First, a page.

To the editor,
After reading George Gurley's column on the Sunday, July 2, opinion page, I keep returning to a basic question: What is Gurley trying to accomplish with this column? Apart from what the column's title might suggest, much of it is spent casting doubt on Al Gore's credibility, the facts, and even science itself. Gore may not be a scientist, but when a Harvard scholar studies a subject for several decades, shouldn't society grant them some level of credibility?
When Gore says there is a consensus among leading scientific experts about global warming, Gurley says, "is that the way science works - the scientists get together, vote and majority rules?" When a majority of experts in a field come to a consensus, we should use that information to base decisions and actions upon, not simply consider it an abstraction of majority rule.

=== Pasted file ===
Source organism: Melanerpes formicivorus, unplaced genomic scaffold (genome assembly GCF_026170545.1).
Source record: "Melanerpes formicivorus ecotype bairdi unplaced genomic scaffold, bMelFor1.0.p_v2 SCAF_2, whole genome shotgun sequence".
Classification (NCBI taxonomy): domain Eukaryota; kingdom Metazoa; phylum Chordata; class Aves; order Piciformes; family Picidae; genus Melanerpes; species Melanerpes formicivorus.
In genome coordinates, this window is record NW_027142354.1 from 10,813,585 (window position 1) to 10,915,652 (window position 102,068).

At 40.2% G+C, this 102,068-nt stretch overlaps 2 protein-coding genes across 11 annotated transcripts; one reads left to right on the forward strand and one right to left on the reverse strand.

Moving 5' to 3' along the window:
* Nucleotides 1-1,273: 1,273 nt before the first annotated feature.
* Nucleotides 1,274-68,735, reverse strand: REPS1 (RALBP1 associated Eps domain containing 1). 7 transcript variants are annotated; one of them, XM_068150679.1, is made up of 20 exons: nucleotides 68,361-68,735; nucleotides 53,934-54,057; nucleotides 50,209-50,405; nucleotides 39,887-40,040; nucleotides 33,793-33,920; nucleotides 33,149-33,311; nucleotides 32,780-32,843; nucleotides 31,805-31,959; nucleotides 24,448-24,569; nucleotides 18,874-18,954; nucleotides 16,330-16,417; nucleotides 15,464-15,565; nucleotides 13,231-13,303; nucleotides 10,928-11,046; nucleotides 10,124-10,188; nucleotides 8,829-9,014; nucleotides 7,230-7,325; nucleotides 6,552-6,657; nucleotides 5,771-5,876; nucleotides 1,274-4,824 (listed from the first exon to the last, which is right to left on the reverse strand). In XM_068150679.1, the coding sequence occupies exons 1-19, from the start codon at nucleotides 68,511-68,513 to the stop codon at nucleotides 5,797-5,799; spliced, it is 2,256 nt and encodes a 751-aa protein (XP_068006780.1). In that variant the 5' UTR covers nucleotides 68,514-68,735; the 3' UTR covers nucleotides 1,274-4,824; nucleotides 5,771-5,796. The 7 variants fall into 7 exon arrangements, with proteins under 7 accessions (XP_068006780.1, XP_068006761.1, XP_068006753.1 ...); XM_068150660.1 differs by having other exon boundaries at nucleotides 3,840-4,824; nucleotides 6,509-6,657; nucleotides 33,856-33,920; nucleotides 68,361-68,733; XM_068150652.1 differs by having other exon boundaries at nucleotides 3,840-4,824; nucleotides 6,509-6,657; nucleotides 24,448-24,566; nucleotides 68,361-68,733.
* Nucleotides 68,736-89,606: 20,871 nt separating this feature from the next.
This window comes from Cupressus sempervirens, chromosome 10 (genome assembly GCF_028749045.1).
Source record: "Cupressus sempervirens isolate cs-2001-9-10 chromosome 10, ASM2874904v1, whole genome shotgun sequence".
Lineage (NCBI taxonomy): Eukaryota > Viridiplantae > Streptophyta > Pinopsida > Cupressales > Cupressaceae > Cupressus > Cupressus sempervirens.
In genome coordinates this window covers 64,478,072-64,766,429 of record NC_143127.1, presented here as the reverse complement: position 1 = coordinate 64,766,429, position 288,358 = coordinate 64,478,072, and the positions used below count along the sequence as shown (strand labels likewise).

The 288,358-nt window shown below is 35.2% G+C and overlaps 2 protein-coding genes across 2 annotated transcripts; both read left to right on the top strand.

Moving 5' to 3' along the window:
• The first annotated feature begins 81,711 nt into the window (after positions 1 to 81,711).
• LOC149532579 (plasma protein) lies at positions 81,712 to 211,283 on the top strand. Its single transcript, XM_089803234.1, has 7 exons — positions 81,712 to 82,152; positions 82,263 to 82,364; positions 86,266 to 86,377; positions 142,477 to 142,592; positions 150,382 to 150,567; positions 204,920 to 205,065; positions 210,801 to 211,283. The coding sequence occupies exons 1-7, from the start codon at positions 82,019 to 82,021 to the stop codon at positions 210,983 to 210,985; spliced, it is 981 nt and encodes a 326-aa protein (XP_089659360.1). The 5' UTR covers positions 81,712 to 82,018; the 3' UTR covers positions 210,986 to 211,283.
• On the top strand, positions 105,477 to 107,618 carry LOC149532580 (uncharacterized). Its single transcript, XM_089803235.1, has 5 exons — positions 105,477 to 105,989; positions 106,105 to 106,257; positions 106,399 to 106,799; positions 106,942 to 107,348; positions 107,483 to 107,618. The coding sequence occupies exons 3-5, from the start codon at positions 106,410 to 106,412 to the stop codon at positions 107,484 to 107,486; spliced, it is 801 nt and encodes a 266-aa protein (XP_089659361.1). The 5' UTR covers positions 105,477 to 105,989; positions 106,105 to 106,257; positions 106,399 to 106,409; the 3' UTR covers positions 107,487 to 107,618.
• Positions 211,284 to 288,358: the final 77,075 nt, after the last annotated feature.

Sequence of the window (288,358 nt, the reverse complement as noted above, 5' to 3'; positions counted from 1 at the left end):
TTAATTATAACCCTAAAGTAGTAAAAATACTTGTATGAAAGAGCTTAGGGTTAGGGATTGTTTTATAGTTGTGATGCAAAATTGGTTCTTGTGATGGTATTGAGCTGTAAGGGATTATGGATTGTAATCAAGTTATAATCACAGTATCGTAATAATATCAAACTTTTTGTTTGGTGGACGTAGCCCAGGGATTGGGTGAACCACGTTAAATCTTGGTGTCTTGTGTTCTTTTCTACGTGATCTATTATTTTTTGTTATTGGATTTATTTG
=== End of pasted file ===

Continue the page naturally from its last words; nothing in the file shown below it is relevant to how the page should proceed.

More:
Gurley tries to further his point by providing information from a group of economists stating that fighting global warming would "cost a colossal amount." I suggest Gurley take this issue up with the 43 prominent economists in California who gave a letter to Gov. Arnold Schwarzenegger last week alleging "the most expensive thing we can do is nothing."
Gurley says, "They (people of Gore's mindset) have little faith in human ingenuity." I say human ingenuity is spurred by need, and if Gurley's goal is to eliminate, and cast doubt, on that need, I sincerely hope he fails.